Abenaki

Abenaki (or Wabanaki) is a broad term that refers to a number of loosely related Algonquian-speaking peoples of northern New England. In the colonial period, Abenaki territory included pieces of Canada, Massachusetts, and New York, though the group is most closely associated with Vermont and Maine (the respective heartlands of the Western and Eastern Abenaki). When Europeans first arrived in northern New England, they encountered peoples who relied on hunting and gathering, and supplemented these activities with corn agriculture and freshwater fishing. Abenakis living on the Atlantic coast also took advantage of the resources offered by the ocean.

As far as Abenaki social and political organization was concerned, the family band was the main unit, and village life and the process of making major decisions was overseen by a council of elders. This type of organization allowed for a fluid political situation. As with other Native American communities, the arrival of Europeans brought disease epidemics to the Abenaki.

Thousands of Abenakis died in 1616 1617 from an undiagnosed plague,  and thousands more died in a smallpox outbreak in 1633 1634. Additional epidemics swept through northern New England in 1669, in 1684, and throughout the 1690s. In addition to disease, Europeans brought new religions and technologies to Abenaki country.

The fur trade flourished, with Abenakis bringing in beaver pelts for manufactured cloth, glass bottles and mirrors, metal goods, and wampum (a seventeenth-century currency made from drilled shell beads, which took on spiritual significance for some Native Americans). Although the fur trade's effects were not as immediate as those of the diseases Europeans introduced, the Abenaki did trade at a disadvantage and eventually became dependent on European goods. Trade also had profound effects on Abenaki social organization.

Before the development of extensive European trade, band chiefs wielded symbolic power but had little authority. As trade increased, chiefs redistributed goods. Europeans enforced this centralizing tendency by preferring to deal with a single major chief.

The arrival of the English and the rapid expansion of New England brought a new threat to the Abenaki. The French inhabitants of Abenaki country made relatively few demands. They forced the Abenaki to convert to Catholicism, at least minimally, and carried on a brisk trade in beaver pelts.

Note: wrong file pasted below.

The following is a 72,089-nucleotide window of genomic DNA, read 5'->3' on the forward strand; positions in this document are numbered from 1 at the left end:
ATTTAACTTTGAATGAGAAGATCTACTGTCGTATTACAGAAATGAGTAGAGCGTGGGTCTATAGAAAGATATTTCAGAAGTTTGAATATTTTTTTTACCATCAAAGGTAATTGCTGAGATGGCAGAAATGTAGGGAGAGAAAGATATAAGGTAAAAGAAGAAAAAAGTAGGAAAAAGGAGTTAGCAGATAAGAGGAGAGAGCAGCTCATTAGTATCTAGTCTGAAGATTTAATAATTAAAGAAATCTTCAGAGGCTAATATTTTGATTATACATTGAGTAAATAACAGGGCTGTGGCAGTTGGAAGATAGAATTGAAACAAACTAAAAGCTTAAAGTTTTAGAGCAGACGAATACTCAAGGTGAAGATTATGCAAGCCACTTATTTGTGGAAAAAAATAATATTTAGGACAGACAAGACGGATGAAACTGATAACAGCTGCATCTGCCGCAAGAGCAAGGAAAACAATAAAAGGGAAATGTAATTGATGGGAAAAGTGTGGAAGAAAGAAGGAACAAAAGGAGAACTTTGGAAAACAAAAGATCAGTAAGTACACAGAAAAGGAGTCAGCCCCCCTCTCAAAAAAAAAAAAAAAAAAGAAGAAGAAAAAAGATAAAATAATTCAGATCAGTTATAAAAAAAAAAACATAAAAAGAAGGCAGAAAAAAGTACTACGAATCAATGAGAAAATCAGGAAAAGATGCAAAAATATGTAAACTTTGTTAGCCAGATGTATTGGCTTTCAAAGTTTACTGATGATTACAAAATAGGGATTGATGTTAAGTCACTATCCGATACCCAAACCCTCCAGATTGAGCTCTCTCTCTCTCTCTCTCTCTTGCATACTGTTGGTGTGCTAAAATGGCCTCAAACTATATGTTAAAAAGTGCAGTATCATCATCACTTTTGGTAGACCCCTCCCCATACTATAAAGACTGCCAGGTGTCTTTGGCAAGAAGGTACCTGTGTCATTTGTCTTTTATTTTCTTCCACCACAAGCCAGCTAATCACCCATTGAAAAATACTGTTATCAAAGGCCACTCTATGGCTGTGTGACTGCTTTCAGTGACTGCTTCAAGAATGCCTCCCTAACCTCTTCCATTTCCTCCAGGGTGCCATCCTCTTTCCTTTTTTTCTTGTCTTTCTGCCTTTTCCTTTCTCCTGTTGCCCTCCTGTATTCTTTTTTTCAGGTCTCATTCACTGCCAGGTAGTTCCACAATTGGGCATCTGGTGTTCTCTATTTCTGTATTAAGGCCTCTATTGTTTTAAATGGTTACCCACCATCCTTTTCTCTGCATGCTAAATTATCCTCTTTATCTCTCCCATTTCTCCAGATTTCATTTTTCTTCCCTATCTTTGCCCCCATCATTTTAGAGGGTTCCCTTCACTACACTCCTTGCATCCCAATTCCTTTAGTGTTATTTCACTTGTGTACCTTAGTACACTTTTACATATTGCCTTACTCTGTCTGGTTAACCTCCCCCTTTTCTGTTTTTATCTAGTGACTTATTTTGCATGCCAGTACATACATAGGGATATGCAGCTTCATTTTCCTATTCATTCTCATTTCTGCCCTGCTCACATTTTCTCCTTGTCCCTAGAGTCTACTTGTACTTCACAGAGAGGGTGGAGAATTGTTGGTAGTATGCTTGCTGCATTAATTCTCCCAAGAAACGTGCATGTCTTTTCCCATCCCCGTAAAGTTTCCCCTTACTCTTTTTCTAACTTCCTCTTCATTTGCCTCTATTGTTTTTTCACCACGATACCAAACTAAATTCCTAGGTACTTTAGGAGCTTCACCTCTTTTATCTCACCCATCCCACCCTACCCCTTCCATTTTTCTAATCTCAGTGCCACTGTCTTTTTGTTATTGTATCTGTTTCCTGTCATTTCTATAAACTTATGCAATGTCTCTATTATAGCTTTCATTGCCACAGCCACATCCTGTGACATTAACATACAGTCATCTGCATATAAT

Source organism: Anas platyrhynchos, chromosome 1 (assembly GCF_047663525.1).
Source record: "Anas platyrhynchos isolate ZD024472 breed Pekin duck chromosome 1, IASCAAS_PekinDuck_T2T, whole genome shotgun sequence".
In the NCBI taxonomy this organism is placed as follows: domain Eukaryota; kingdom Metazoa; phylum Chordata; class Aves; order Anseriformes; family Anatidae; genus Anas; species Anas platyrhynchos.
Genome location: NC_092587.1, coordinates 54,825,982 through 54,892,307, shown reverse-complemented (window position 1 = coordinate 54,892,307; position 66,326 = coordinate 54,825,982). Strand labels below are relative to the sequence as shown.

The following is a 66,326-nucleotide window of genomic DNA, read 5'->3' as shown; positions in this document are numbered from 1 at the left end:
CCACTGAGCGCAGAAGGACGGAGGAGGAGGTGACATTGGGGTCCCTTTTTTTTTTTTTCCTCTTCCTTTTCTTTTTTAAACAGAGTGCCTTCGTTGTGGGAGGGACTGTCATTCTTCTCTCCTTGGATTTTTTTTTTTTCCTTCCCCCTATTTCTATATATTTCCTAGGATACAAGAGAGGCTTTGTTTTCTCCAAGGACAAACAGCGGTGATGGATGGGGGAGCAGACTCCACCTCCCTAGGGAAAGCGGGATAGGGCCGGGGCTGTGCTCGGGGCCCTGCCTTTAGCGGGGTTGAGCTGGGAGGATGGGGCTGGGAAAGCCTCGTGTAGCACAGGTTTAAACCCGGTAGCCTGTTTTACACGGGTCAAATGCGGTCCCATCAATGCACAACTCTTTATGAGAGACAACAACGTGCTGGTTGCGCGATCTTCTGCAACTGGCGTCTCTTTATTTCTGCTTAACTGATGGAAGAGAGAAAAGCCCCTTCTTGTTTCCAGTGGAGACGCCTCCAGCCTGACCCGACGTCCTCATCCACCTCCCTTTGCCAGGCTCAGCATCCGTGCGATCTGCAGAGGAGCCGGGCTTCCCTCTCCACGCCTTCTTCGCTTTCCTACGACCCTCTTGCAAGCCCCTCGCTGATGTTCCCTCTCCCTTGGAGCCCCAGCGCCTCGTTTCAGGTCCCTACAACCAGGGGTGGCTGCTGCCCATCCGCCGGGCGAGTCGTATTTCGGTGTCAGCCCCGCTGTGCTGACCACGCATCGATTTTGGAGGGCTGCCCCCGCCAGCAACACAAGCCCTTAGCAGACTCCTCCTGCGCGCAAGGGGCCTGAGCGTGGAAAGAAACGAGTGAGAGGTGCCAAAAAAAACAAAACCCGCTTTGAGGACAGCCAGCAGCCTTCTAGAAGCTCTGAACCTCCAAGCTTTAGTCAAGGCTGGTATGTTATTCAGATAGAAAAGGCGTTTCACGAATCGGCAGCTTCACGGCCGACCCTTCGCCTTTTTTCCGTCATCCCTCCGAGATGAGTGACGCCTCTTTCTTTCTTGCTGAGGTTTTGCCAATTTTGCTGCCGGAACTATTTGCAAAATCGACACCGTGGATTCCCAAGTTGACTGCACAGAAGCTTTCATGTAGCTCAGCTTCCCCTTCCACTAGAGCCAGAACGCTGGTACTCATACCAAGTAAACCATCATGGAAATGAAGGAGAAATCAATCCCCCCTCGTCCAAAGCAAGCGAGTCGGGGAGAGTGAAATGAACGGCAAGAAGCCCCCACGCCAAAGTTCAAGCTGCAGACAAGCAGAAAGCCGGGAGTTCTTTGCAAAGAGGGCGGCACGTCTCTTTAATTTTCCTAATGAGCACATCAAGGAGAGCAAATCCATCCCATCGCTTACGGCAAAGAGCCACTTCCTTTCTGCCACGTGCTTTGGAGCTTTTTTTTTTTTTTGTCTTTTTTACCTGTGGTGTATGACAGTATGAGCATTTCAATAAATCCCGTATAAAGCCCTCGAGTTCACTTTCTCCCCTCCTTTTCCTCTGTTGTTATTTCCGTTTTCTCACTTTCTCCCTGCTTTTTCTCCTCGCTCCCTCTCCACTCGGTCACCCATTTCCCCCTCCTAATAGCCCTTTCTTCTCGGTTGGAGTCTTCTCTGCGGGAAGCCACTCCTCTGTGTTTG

Many Abenakis converted to Catholicism, as Jesuit priests made easy converts in disease-devastated communities. The English wanted land, and, moreover, they wanted the Abenaki to give up their long-standing cultural institutions and lifeways. Relations with the Iroquois were never that strong, and, in the second half of the seventeenth century, the Abenaki found themselves wedged between three empires: Iroquois, French, and English.

The result of this tension was a series of devastating wars, first with the Iroquois (1664 1669) and later with the English (1675 1676, 1689 1697, and 1702 1713). The Abenaki remained allied with the French through the French and Indian War (1754 1763). In the aftermath of the French defeat, the Abenaki faced a colonial situation similar to that of other Native American groups.

English settlers poured into Abenaki country, cutting down forests and replacing them with farms, mills, roads, and bridges. This new wave of settlement, together with a British decision to deal mainly with the Abenaki at St. Francis (Odanak, a mission community on the St.

Lawrence River), persuaded many Abenakis to withdraw farther into their traditional territory. The onset of the American Revolution was a time of great turmoil in many native communities. Although the Abenaki likely would have opted for neutrality had they been given a choice, they fought on both sides of the War for Independence, usually serving as rangers or scouts.

As the American government took control of the region, it did not distinguish between loyalist and rebel communities; it simply saw all native peoples as potential enemies. The Abenaki survived in the face of overwhelming odds. A 1768 woodcut depicts a sachem of the Abenaki nation saving an English officer from attack by two tribesmen.

The influx of British settlers and clearing of forests forced these native peoples deep into traditional lands in northern New England. The Abenaki fought on both sides in the Revolutionary War. (Library of Congress, LC-USZ62-45552) Many Abenaki hid their identity through the nineteenth and twentieth centuries; some passed as French Canadians.

In fact, the 1900 U.S. census listed only five Native Americans in Vermont.

Today, the situation is more hopeful. The Abenaki people have recovered remarkably from the devastation of colonialism, both numerically and in terms of cultural and political autonomy, in both the United States and Canada. Matthew Jennings See also: Native American-European Relations; Native Americans.

Bibliography Calloway, Colin G.“Abenaki. ” In Encyclopedia of North American Indians, edited by Frederick E.Hoxie.

New York: Houghton Mifflin, 1996. Calloway, Colin G.The Western Abenakis of Vermont: War, Migration, and the Survival of an Indian People.

Norman: University of Oklahoma Press, 1990. Haviland, William A., and Marjory W.Power.

The Original Vermonters: Native Inhabitants, Past and Present. Hanover, NH: University Press of New England for the University of Vermont, 1981. Family: Abenaki Indians on Pinterest Native American, Indian and … Abenaki Couple Abenaki Sokoki woman is featured artist at IAIS Shako Liu.

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